Who Will Buy My Bubble Gum? First Grade Students Explore Consumerism and Marketing Strategies
Turner, Dianne, School Arts
Almost every child has seen a gum ball machine at the exit of a supermarket. The location of these machines and the colorful array of gum balls within entices consumers into purchasing them with loose change leftover from shopping.
I asked my first grade students to design a gum ball machine based upon their observations of these machines in our culture and upon one artist's appealing interpretation.
Thiebaud's Tempting Treats
Like most artists, Wayne Thiebaud worked in themes. One theme included a series of gum ball machines. Viewing Penny Machines, law Breaker Machine (Bubble Gum Machine) and Candy Ball Machine heightened my students, interest in the marketing of a product that most people don't set out to buy. The students began to appreciate the marketing of gum balls and discussed how Thiebaud painted these machines to remind the viewer of the temptation of the gum ball machine.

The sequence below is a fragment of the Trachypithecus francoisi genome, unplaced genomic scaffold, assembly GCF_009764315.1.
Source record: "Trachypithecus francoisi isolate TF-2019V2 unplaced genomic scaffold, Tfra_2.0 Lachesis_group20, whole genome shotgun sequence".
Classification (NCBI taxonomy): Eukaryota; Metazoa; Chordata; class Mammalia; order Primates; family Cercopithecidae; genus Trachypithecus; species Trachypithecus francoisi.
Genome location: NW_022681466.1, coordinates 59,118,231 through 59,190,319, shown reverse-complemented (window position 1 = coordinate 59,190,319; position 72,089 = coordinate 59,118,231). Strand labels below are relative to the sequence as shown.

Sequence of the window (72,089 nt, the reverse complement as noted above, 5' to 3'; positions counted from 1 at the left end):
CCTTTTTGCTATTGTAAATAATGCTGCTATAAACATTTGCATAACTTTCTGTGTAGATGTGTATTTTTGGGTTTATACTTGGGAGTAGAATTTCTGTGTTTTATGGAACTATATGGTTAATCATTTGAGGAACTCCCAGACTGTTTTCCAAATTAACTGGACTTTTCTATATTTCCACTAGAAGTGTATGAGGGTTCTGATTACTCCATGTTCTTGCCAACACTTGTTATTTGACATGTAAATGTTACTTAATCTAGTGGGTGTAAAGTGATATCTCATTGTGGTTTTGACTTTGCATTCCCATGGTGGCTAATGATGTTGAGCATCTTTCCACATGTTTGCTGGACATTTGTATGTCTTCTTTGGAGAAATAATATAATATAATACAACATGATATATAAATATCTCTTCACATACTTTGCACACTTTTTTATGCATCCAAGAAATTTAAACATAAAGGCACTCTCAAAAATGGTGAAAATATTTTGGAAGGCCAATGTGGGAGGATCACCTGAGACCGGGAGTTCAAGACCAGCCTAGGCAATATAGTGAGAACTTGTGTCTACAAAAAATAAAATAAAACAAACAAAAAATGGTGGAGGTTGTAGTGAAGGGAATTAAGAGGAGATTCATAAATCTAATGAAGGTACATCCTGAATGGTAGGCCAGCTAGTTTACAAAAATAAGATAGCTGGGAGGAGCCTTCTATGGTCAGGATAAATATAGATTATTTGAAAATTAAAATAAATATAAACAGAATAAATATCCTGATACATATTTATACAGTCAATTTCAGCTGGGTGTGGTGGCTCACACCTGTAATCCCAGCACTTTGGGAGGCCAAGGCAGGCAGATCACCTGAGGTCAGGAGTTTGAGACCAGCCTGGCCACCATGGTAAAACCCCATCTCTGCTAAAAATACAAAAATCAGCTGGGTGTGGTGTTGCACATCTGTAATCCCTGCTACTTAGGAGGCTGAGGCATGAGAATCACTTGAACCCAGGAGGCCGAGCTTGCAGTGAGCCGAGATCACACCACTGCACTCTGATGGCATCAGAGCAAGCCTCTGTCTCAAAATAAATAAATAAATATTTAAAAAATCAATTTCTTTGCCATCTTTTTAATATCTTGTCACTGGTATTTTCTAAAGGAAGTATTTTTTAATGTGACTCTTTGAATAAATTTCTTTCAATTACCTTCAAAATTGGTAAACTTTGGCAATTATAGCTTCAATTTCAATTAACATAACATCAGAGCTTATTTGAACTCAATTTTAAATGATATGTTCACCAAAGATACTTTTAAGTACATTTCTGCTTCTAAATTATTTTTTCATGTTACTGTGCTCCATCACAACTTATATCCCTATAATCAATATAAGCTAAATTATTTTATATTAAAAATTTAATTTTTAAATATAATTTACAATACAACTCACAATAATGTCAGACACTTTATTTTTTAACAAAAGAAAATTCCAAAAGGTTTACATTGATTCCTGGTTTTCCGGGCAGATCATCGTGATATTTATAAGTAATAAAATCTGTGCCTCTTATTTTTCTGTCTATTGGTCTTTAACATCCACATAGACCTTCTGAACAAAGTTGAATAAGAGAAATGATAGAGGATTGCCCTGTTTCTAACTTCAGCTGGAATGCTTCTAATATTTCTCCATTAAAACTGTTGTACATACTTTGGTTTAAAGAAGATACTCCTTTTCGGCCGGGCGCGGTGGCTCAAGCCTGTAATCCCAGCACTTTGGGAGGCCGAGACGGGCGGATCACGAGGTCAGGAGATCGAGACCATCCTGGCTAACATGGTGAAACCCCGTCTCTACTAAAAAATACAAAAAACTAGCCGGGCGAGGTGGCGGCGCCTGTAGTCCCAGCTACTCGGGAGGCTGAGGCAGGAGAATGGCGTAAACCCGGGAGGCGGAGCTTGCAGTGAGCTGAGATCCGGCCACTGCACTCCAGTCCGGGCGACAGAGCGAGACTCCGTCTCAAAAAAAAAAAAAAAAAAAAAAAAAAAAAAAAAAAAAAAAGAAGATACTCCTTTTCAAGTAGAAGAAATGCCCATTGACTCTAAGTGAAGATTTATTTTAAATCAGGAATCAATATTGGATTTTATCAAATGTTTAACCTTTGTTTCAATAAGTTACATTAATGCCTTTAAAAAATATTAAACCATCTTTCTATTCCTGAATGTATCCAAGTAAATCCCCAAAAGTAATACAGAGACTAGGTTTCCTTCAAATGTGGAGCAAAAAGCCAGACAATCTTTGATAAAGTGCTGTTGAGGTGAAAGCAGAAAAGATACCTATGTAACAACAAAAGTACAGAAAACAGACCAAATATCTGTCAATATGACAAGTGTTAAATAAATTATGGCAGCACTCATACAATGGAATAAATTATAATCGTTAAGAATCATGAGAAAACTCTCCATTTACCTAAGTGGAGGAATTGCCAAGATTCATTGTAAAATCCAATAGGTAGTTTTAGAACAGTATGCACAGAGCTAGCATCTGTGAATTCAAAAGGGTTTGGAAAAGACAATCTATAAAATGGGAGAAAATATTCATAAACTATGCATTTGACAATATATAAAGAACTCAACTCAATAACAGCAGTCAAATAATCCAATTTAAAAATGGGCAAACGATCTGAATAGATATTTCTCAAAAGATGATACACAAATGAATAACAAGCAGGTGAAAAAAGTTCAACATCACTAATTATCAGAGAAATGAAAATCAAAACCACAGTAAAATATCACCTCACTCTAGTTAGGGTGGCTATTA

After presenting examples of Thiebaud's work along with two gum ball machines that I brought in, I asked the students to create their own gum ball machines.
To simulate the glass bubble of the gum ball machine, the students glued their colored 8" (20 cm) paper plate onto the 12 x 18" (31 x 46 cm) sheet of white paper. After studying Thiebaud's paintings and the gum ball machines, the students designed the base of their machines to lure prospective consumers.
Creating the Candy
Gum ball machines are usually filled with a combination of ordinary, yet colorful, gum balls, and special prize gum balls which can tempt a passerby into spending her or his loose change. …